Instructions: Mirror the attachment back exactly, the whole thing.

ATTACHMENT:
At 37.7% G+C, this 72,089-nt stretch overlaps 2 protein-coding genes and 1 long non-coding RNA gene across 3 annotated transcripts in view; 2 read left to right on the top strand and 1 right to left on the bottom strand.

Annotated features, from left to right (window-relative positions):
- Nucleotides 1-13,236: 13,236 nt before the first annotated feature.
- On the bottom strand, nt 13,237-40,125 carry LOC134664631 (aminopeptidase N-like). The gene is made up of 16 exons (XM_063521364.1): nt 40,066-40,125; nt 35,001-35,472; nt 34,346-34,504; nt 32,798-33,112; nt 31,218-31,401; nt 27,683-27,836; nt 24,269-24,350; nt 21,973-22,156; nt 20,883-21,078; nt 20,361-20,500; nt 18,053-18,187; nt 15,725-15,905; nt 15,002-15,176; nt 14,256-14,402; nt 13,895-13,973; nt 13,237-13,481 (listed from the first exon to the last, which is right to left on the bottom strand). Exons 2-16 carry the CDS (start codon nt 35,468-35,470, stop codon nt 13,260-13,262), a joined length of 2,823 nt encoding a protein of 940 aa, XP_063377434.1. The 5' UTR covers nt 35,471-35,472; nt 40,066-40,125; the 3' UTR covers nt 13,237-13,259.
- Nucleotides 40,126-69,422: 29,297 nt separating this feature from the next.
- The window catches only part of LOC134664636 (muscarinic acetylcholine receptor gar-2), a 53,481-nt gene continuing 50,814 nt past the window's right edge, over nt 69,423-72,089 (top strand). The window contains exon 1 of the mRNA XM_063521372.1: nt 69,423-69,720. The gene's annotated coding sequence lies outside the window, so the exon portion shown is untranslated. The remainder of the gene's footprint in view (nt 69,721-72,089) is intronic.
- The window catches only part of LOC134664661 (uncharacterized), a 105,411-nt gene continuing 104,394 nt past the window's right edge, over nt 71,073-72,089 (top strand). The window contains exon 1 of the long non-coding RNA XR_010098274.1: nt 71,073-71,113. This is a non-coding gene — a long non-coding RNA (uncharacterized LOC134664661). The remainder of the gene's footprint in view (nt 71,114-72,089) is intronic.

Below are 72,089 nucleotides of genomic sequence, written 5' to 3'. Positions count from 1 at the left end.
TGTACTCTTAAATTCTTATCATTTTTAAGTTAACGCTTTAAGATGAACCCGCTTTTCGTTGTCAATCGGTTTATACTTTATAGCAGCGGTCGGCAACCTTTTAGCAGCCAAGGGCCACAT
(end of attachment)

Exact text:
At 37.7% G+C, this 72,089-nt stretch overlaps 2 protein-coding genes and 1 long non-coding RNA gene across 3 annotated transcripts in view; 2 read left to right on the top strand and 1 right to left on the bottom strand.

Annotated features, from left to right (window-relative positions):
- Nucleotides 1-13,236: 13,236 nt before the first annotated feature.
- On the bottom strand, nt 13,237-40,125 carry LOC134664631 (aminopeptidase N-like). The gene is made up of 16 exons (XM_063521364.1): nt 40,066-40,125; nt 35,001-35,472; nt 34,346-34,504; nt 32,798-33,112; nt 31,218-31,401; nt 27,683-27,836; nt 24,269-24,350; nt 21,973-22,156; nt 20,883-21,078; nt 20,361-20,500; nt 18,053-18,187; nt 15,725-15,905; nt 15,002-15,176; nt 14,256-14,402; nt 13,895-13,973; nt 13,237-13,481 (listed from the first exon to the last, which is right to left on the bottom strand). Exons 2-16 carry the CDS (start codon nt 35,468-35,470, stop codon nt 13,260-13,262), a joined length of 2,823 nt encoding a protein of 940 aa, XP_063377434.1. The 5' UTR covers nt 35,471-35,472; nt 40,066-40,125; the 3' UTR covers nt 13,237-13,259.
- Nucleotides 40,126-69,422: 29,297 nt separating this feature from the next.
- The window catches only part of LOC134664636 (muscarinic acetylcholine receptor gar-2), a 53,481-nt gene continuing 50,814 nt past the window's right edge, over nt 69,423-72,089 (top strand). The window contains exon 1 of the mRNA XM_063521372.1: nt 69,423-69,720. The gene's annotated coding sequence lies outside the window, so the exon portion shown is untranslated. The remainder of the gene's footprint in view (nt 69,721-72,089) is intronic.
- The window catches only part of LOC134664661 (uncharacterized), a 105,411-nt gene continuing 104,394 nt past the window's right edge, over nt 71,073-72,089 (top strand). The window contains exon 1 of the long non-coding RNA XR_010098274.1: nt 71,073-71,113. This is a non-coding gene — a long non-coding RNA (uncharacterized LOC134664661). The remainder of the gene's footprint in view (nt 71,114-72,089) is intronic.

Below are 72,089 nucleotides of genomic sequence, written 5' to 3'. Positions count from 1 at the left end.
TGTACTCTTAAATTCTTATCATTTTTAAGTTAACGCTTTAAGATGAACCCGCTTTTCGTTGTCAATCGGTTTATACTTTATAGCAGCGGTCGGCAACCTTTTAGCAGCCAAGGGCCACAT